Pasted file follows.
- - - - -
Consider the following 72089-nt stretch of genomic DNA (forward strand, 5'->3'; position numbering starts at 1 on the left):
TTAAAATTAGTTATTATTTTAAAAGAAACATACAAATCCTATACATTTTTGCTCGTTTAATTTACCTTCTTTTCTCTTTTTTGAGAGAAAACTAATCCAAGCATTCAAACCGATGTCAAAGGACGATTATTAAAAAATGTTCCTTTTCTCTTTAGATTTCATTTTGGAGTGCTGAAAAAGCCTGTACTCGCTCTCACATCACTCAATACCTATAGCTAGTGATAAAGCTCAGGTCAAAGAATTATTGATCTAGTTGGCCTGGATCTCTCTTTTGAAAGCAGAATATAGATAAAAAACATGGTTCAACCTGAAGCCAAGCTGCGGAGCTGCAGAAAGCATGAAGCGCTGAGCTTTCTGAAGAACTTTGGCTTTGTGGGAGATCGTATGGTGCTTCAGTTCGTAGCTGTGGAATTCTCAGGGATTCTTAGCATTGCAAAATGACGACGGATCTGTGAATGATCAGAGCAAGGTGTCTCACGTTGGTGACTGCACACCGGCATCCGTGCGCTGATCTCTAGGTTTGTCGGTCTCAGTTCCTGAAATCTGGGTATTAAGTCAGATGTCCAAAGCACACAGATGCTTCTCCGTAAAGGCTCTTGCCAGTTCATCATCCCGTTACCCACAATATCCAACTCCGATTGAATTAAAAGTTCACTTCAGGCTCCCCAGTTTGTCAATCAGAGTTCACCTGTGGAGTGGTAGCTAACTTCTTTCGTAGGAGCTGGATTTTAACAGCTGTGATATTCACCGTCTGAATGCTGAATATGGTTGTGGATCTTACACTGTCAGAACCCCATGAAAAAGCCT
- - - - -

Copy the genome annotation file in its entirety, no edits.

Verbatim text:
Consider the following 72089-nt stretch of genomic DNA (forward strand, 5'->3'; position numbering starts at 1 on the left):
TTAAAATTAGTTATTATTTTAAAAGAAACATACAAATCCTATACATTTTTGCTCGTTTAATTTACCTTCTTTTCTCTTTTTTGAGAGAAAACTAATCCAAGCATTCAAACCGATGTCAAAGGACGATTATTAAAAAATGTTCCTTTTCTCTTTAGATTTCATTTTGGAGTGCTGAAAAAGCCTGTACTCGCTCTCACATCACTCAATACCTATAGCTAGTGATAAAGCTCAGGTCAAAGAATTATTGATCTAGTTGGCCTGGATCTCTCTTTTGAAAGCAGAATATAGATAAAAAACATGGTTCAACCTGAAGCCAAGCTGCGGAGCTGCAGAAAGCATGAAGCGCTGAGCTTTCTGAAGAACTTTGGCTTTGTGGGAGATCGTATGGTGCTTCAGTTCGTAGCTGTGGAATTCTCAGGGATTCTTAGCATTGCAAAATGACGACGGATCTGTGAATGATCAGAGCAAGGTGTCTCACGTTGGTGACTGCACACCGGCATCCGTGCGCTGATCTCTAGGTTTGTCGGTCTCAGTTCCTGAAATCTGGGTATTAAGTCAGATGTCCAAAGCACACAGATGCTTCTCCGTAAAGGCTCTTGCCAGTTCATCATCCCGTTACCCACAATATCCAACTCCGATTGAATTAAAAGTTCACTTCAGGCTCCCCAGTTTGTCAATCAGAGTTCACCTGTGGAGTGGTAGCTAACTTCTTTCGTAGGAGCTGGATTTTAACAGCTGTGATATTCACCGTCTGAATGCTGAATATGGTTGTGGATCTTACACTGTCAGAACCCCATGAAAAAGCCT